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Pulmonary vascular permeability index should not be called extravascular lung water pulmonary blood volume ratio
Critical Care volume 16, Article number: 417 (2012)
In their recent paper, Michelle Chew and colleagues  evaluated the performance accuracy of three extravascular lung water (EVLW) ratios in patients with shock at risk for or with acute lung injury (ALI). They indexed EVLW to actual body weight (ABW), predicted body weight (PBW) and pulmonary blood volume (PBV), and confirmed that all EVLW ratios were higher in patients with ALI and in non-survivors and correlated with respiratory parameters.
Although these findings are interesting, they deserve some comments. First, whereas indexing EVLW to PBW may reduce the number of patients with acute respiratory distress syndrome (ARDS) with normal EVLW, in this population, the EVLW/ABW index performed best . Furthermore, the absence of a link between EVLW and PaO2/FiO2 (calculated r2 of 0.14 to 0.23) could explain that these indices identified only 33% of ALI and 38% of ARDS cases. Second, the EVLW/PBV terminology appears very unusual. The transpulmonary thermodilution technique determines cardiac output, intrathoracic thermal volume (ITTV), pulmonary thermal volume (PTV) and global end-diastolic volume (Global end-diastolic volume (GEDV) = ITTV - PTV). The estimated blood volume of the chest (Intrathoracic blood volume (ITBV) = GEDV + PBV) permits the calculation of PBV (ITBV = 1.25 × GEDV - 28.4 ml) . Importantly, the PiCCO monitor automatically provides, at each calibration, an estimation of the pulmonary vascular permeability index (PVPI), based on the ratio of EVLW to PBV, which reflects alveolar-capillary barrier permeability and is of importance for the mechanisms of pulmonary edema [4, 5].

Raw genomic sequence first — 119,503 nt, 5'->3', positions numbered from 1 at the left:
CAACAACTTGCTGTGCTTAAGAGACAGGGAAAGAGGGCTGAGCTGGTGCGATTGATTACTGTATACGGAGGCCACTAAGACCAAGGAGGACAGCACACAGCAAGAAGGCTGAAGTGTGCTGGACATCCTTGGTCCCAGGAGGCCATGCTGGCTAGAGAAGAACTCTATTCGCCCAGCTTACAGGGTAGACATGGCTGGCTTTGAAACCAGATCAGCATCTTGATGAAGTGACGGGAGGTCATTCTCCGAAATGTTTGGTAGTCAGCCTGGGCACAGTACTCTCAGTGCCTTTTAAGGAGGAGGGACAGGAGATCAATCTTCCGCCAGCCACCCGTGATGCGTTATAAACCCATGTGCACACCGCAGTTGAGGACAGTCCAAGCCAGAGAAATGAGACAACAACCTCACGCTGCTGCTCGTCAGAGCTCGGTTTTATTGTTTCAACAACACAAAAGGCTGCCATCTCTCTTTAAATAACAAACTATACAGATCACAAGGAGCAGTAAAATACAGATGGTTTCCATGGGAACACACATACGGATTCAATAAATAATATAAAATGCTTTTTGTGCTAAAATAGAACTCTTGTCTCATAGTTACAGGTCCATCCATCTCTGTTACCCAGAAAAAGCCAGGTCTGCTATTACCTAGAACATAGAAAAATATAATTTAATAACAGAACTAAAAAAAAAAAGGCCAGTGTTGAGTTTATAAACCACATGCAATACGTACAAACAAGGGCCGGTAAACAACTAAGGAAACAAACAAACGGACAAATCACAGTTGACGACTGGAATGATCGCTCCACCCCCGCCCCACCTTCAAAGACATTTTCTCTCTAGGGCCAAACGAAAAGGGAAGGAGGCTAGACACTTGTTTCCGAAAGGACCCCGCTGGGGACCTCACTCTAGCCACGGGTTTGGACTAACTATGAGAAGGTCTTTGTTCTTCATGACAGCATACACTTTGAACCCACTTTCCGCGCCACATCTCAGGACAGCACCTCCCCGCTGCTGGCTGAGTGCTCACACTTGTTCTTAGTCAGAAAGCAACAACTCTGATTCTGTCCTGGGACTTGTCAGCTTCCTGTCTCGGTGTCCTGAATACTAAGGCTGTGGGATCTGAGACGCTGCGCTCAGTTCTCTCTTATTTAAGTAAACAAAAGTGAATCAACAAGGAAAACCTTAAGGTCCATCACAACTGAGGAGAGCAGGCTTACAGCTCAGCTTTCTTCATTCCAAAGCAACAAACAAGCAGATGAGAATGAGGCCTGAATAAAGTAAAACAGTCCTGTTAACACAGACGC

Thus, I believe that it would be more pertinent to use the PVPI instead of the EVLW/PBV ratio and that it is time to promote an international consensus on this.
actual body weight
acute lung injury
acute respiratory distress syndrome
extravascular lung water
global end-diastolic volume
intrathoracic blood volume
intrathoracic thermal volume
pulmonary blood volume
predicted body weight
pulmonary vascular permeability index.
Chew MS, Ihrman L, During J, Bergenzaum L, Ersson A, Unden J, Ryden J, Akerman E, Larsson M: Extravascular lung water index improves the diagnostic accuracy of lung injury in patients with shock. Crit Care 2012, 16: R1. 10.1186/cc10599
Michard F, Phillips C: Measuring extravascular lung water (and derived parameters) in patients with acute respiratory distress syndrome: what's right, what's wrong, and what's ahead? Crit Care Med 2009, 37: 2118-2119.
Sakka SG, Rühl CC, Pfeiffer UJ, Beale R, McLuckie A, Reinhart K, Meier-Hellmann A: Assessment of cardiac preload and extravascular lung water by single transpulmonary thermodilution. Intensive Care Med 2000, 26: 180-187. 10.1007/s001340050043
Monnet X, Anguel N, Osman D, Hamzaoui O, Richard C, Teboul JL: Assessing pulmonary permeability by transpulmonary thermodilution allows differentiation of hydrostatic edema from ALI/ARDS. Intensive Care Med 2007, 33: 448-453. 10.1007/s00134-006-0498-6
van der Heijden M, Groeneveld ABJ: Extravascular lung water to blood volume ratios as measures of pulmonary capillary permeability in nonseptic critically ill patients. J Crit Care 2010, 25: 16-22. 10.1016/j.jcrc.2009.02.009
The authors declare that they have no competing interests.
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Brivet, F.G. Pulmonary vascular permeability index should not be called extravascular lung water pulmonary blood volume ratio. Crit Care 16, 417 (2012). https://doi.org/10.1186/cc11208
- Acute Lung Injury
- Acute Respiratory Distress Syndrome
- Extravascular Lung Water
- Transpulmonary Thermodilution
- Predict Body Weight